I do not see any reason for deletion this info & RS from article. There is the standard procedure to place {{reliable source}} tl and to open discussion before (as you did), but deletion itself should be made after discussion's result only. --Igorp_lj (talk) 22:32, 7 February 2015 (UTC)
BTW, as I see it's another reason for Jeppiz's last edit:
  • "(Please discuss first. This recent edition (today) is poorly written and poorly sourced. It's entirely possible we could use it and mention it, but then in proper format if not WP:UNDUE. Remember that Wikipedia is NOT NEWS)" for

The daily mail published a story on 5'th of February 2015 titled "European Union ‘is breaking international law’ by funding illegal West Bank building projects" [1], The folowing day NRG News had reported that the construction had been probaby funded by the EHCO organization [2] and published EU east jerusalem office response for the alegations. I24News stated that [James Carver] sent a slamming letter to it's peers.[3] The Jerualem post had published COGAT response for the story stating "The civil administration acts against illegal construction, and no organization is exempt from enforcement.COGAT has sent official letters to embassies and international organizations cautioning them against building illegally in Judea and Samaria.". [4] The times of Israel reported on the 6'th that a demolishen order had been requested by the (Israeli) PM [5].

--Igorp_lj (talk) 22:53, 7 February 2015 (UTC)
You're wrong Igorp_lj, please read WP:BRD. It's fine to make bold edit, but it's also fine for others to revert said edit, and then is the time to discuss. Furthermore, and no offence intended, this is English Wikipedia and the articles have to be written in correct and readable English. Your proposed edit is filled with spelling mistakes, grammar mistakes and unencyclopedic language. Both the content and the format is problematic, but the format is at least easy to change. The more relevant question is whether a report from a non-notable and strongly partial organization is due here or not.Jeppiz (talk) 23:04, 7 February 2015 (UTC)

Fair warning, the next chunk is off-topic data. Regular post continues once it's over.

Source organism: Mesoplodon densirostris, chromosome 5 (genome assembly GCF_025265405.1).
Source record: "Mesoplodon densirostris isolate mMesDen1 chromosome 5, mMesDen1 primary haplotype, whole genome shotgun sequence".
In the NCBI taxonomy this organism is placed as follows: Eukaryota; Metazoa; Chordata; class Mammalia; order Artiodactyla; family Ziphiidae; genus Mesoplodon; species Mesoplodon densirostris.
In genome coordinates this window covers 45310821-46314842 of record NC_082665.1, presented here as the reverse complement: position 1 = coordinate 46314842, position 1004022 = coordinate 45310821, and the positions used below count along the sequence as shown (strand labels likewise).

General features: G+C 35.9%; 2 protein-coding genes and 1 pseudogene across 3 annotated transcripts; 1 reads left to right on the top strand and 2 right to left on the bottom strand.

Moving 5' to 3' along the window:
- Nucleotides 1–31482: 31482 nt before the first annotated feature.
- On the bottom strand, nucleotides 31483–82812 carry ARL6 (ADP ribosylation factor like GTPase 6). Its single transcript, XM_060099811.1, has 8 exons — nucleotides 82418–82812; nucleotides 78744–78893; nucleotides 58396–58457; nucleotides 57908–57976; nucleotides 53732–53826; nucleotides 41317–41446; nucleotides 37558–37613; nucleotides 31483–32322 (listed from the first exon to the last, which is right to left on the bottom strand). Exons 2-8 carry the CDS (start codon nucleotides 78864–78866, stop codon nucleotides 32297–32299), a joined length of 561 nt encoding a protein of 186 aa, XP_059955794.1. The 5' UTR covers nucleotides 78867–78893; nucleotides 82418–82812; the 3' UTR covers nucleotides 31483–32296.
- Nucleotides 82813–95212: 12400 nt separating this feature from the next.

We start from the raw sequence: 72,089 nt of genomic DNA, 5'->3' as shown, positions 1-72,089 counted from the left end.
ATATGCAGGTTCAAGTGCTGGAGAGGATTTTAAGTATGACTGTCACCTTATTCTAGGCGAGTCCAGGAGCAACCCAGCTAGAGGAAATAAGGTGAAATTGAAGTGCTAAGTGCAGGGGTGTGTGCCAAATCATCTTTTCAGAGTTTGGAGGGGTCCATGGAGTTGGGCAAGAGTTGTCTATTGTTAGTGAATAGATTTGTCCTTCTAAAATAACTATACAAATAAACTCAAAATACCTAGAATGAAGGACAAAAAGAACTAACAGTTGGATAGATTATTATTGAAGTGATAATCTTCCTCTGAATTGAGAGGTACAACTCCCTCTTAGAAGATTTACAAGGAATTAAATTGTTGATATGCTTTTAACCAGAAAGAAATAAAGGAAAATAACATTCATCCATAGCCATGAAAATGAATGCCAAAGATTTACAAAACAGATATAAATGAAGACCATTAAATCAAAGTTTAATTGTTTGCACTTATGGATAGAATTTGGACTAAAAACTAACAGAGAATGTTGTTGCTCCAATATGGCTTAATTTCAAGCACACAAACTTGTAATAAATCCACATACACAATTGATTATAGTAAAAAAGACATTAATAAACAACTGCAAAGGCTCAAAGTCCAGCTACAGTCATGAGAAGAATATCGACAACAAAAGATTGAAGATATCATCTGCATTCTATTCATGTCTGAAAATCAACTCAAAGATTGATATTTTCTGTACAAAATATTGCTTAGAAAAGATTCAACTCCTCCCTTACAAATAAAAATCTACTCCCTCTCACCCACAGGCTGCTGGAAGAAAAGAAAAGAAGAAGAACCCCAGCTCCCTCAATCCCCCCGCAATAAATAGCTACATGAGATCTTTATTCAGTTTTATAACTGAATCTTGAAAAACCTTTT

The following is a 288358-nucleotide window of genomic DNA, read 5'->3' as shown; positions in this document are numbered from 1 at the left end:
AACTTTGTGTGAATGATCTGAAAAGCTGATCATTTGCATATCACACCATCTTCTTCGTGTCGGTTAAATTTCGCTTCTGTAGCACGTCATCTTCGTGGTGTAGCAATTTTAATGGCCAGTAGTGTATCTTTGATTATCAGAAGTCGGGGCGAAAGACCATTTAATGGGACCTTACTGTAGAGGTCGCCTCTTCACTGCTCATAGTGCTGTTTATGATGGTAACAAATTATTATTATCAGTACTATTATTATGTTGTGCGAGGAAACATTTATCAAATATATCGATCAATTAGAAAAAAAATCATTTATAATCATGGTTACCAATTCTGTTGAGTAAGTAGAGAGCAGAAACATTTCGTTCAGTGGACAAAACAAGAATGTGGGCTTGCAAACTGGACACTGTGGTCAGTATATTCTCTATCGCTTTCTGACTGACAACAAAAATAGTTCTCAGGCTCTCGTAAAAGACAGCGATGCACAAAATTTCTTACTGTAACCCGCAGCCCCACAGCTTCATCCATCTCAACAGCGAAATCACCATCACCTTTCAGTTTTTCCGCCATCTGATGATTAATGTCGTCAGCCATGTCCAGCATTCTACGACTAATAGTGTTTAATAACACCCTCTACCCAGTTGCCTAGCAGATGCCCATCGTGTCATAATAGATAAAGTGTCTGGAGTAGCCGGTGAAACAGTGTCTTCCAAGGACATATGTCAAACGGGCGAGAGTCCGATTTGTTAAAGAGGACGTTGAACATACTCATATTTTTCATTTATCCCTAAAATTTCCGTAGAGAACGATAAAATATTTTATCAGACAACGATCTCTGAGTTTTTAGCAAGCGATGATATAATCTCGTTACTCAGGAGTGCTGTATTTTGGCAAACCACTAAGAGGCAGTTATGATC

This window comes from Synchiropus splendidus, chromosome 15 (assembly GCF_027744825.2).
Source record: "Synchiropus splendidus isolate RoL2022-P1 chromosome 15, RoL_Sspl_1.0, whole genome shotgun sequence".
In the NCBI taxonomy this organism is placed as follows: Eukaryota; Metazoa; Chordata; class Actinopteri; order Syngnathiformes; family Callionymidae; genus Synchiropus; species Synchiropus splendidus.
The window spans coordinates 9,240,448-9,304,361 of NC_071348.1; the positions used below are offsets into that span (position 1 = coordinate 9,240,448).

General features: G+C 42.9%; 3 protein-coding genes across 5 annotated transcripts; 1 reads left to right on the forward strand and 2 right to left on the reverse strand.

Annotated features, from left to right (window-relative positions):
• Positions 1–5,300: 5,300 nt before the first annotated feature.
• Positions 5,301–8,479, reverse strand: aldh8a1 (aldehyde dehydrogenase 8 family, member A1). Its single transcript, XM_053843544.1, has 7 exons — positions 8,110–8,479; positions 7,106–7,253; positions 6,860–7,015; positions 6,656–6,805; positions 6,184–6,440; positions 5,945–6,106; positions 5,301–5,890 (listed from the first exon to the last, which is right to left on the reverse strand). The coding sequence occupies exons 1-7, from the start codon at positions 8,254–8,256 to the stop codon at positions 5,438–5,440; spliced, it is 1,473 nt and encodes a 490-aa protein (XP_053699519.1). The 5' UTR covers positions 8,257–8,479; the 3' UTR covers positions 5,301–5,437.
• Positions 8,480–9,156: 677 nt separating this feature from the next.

@Jeppiz: It seems me that a sequence with {{reliable source}} is more correct, but let's check.
Any way my first reply was about Nishidani's reasons for deletion in this, not obvious case.
Regarding to "correct and readable English": I am no going to revert this version, I've copied its text & RS to let us see what is the issue and (may be) to correct it. --Igorp_lj (talk) 23:44, 7 February 2015 (UTC)
  • "report from a non-notable and strongly partial organization".
It's not the issue now how much Regavim differs from other NGOs.
What one may see, is that different RS+ do consider its info and use it. --Igorp_lj (talk) 00:07, 8 February 2015 (UTC)
  • "it is not an NGO of any reput" (@Nishidani)
What about this sourth?

מספר תאגיד 580460319
שם תאגיד בעברית רגבים (ע"ר)
שם תאגיד באנגלית
סוג תאגיד עמותה
תאריך רישום התאגיד 10/05/2006
מלל סטטוס תאגיד רשומה
כתובת ת.ד 44439, ירושלים, 91443
סטטוס ניהול תקין לשנת 2015 יש אישור
תאריך סטטוס ניהול תקין לשנת 2015 18/09/2014

 ? --Igorp_lj (talk) 17:47, 10 February 2015 (UTC)

Yes, an article on Regavim is needed. A sample of their great humanitarian work: IDF confiscates 8 tarps meant to shelter Bedouin from winter storms. By the way, all this talk about Israeli law is bizarre. Israel does not apply its laws to demolish Palestinian structures in the West Bank, it applies the "emergency regulations" questionably inherited from the British Mandate, with modifications at the whim of the local IDF Commander, and before the High Court it claims to follow international law on Belligerent Occupation. Zerotalk 00:36, 8 February 2015 (UTC)

Zero, sarcasm serves no useful purpose whatsoever on Wikipedia. I happen to agree with you concerning both Regavim and the application of the law, but the tone of your message is entirely unhelpful. As for the actual content, I would prefer seeing this in some reliable media. The Daily Mail is not what I would call a respected newspaper, it's almost entirely devoted to juicy gossip about celebrities. Can a better source be found, and is this due in the article?Jeppiz (talk) 12:39, 8 February 2015 (UTC)